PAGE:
The Fraser Institute has told Canadians it’s possible to raise a child on $3,000 to $4,000 a year. Dream on.
In a highly contentious report released Thursday, the conservative public-policy institute says it’s never been easier financially to raise a child in Canada, especially if parents only include necessary expenses and watch their budgets very closely.
The Fraser Institute paper seems light years removed from other studies that have put the annual expense for each child in the $10,000 to $15,000 per annum range. Some child-care experts have put the total bill for raising a child to age 18 at more than $200,000.
Authored by economist Christopher Sarlo, the paper says Canadians can be much thriftier in their child-raising. Sarlo admits his lower estimate is based on the cost of providing a child’s essential needs.
The study’s departure point from reality is in the definition of those “essential needs.” In Sarlo’s view, those needs include food, clothing, personal care, household supplies, recreation and school supplies. Yes, those expenses are real, but there’s so much more.
Truthfully, we’ve never sat down to figure it out, but the cost of raising our 11-year-old daughter is well in excess of the $4,000 ceiling suggested by Sarlo. Hell, we spent more than that on her week-long dance camp last month.
But as any parent will tell you, it isn’t the essentials of food, medical care and felt markers that makes raising kids so expensive. It’s the little things that add up.
Things like: Buying new shoes for rapidly growing little feet. Dental care not covered by our respective health plans. Competitive dance outfits. Gymnastic outfits. CDs, DVDs and iTunes downloads. Cell-phone costs. Bicycle repairs. The occasional restaurant meal. Concert tickets. School photos and yearbooks (yes, Grade 6 kids have yearbooks). Birthday presents for other kids. I’m woozy just compiling the list.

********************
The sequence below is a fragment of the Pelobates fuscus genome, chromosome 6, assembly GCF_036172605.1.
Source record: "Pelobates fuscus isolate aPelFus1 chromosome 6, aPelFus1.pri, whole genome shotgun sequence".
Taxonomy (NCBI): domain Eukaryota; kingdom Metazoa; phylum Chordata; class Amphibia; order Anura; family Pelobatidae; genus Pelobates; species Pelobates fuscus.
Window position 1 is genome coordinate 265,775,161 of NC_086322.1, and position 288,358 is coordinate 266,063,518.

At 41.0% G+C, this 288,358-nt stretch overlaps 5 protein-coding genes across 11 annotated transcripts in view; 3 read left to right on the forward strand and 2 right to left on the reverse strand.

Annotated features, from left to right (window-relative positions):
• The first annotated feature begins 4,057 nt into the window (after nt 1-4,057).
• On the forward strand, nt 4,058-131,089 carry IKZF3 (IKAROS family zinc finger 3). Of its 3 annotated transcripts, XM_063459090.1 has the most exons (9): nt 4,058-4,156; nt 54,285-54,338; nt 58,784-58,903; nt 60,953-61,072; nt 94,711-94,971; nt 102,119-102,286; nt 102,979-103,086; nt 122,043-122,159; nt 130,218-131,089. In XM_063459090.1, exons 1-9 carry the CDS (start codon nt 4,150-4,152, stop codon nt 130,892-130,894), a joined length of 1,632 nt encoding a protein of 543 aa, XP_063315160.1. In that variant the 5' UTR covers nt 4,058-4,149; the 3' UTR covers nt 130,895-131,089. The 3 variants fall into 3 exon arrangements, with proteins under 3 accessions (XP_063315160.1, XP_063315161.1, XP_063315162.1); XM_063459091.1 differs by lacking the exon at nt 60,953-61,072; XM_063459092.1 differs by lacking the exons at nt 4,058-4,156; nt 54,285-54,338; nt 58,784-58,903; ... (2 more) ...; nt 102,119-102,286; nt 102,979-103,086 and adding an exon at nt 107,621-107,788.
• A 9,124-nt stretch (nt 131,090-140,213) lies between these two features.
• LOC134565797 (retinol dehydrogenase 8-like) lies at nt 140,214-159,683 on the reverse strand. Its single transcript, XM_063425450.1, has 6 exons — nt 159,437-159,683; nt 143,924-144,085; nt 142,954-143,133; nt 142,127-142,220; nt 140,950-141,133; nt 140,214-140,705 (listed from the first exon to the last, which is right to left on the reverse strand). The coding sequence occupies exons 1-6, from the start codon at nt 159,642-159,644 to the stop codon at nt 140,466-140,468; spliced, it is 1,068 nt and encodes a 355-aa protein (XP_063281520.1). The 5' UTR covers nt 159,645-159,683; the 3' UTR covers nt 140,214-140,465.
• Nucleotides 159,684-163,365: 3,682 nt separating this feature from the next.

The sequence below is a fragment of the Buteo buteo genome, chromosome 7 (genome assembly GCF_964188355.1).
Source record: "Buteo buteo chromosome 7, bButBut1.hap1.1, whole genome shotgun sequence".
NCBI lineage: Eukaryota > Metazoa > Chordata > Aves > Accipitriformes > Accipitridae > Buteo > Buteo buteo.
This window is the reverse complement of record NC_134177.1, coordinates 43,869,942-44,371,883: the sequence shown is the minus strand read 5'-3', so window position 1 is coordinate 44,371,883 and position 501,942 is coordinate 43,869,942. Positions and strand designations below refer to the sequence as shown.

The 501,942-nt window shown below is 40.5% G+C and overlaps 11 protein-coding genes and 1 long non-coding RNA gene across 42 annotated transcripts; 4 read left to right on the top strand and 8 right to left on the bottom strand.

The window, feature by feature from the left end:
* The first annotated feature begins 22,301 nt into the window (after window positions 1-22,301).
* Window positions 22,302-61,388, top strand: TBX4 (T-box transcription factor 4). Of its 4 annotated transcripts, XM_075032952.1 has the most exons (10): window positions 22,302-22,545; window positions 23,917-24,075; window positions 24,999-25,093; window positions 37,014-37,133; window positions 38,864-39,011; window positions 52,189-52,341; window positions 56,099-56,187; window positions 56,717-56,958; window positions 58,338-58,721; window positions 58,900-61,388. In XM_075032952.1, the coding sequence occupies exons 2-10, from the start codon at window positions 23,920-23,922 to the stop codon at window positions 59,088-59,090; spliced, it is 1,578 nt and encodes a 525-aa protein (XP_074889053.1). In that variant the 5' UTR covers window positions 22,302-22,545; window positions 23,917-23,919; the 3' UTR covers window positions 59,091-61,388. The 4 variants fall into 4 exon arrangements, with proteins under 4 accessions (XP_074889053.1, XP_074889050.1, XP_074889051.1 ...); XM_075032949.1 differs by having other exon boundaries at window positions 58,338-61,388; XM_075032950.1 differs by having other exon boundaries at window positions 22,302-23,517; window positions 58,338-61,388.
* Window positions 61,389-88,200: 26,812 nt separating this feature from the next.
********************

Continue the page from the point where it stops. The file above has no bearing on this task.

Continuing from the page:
Even more unforgivably, the Fraser Institute doesn’t acknowledge the biggest expense currently facing most Canadian families: paying for daycare or lost income in the event one parent decides to stay home to take care of the kids.
Not surprisingly, the paper has raised the hackles of struggling families and various parent-advocacy groups.
“Families are absolutely stretched to their financial maximum,” said Don Giesbrecht, CEO of the Ottawa-based Canadian Child Care Federation.
By Giesbrecht’s estimate, 70 per cent of Canadian mothers are currently in the workforce, which makes daycare a vital necessity for many families. “It’s not a superficial cost that affects a minority of people,” he said.
Daycare costs vary from province to province, but it’s not uncommon, said Giesbrecht, for some families to spend upwards of $20,000 each year on facilities or caregivers to watch the kids.
So why were daycare costs excluded from the Fraser Institute paper? Sarlo claims the majority of Canadian parents actually have zero child-care costs, and says the item is best treated as a special expense for those families for whom it applies.
But hey, life is great here in the Great White North, right? According to Sarlo, real incomes are higher, there are more dual-income families and couples are having fewer children than ever before.
Try telling that to the Canadian family with two working parents, one of whom is handing his or her entire paycheque over to a daycare centre.
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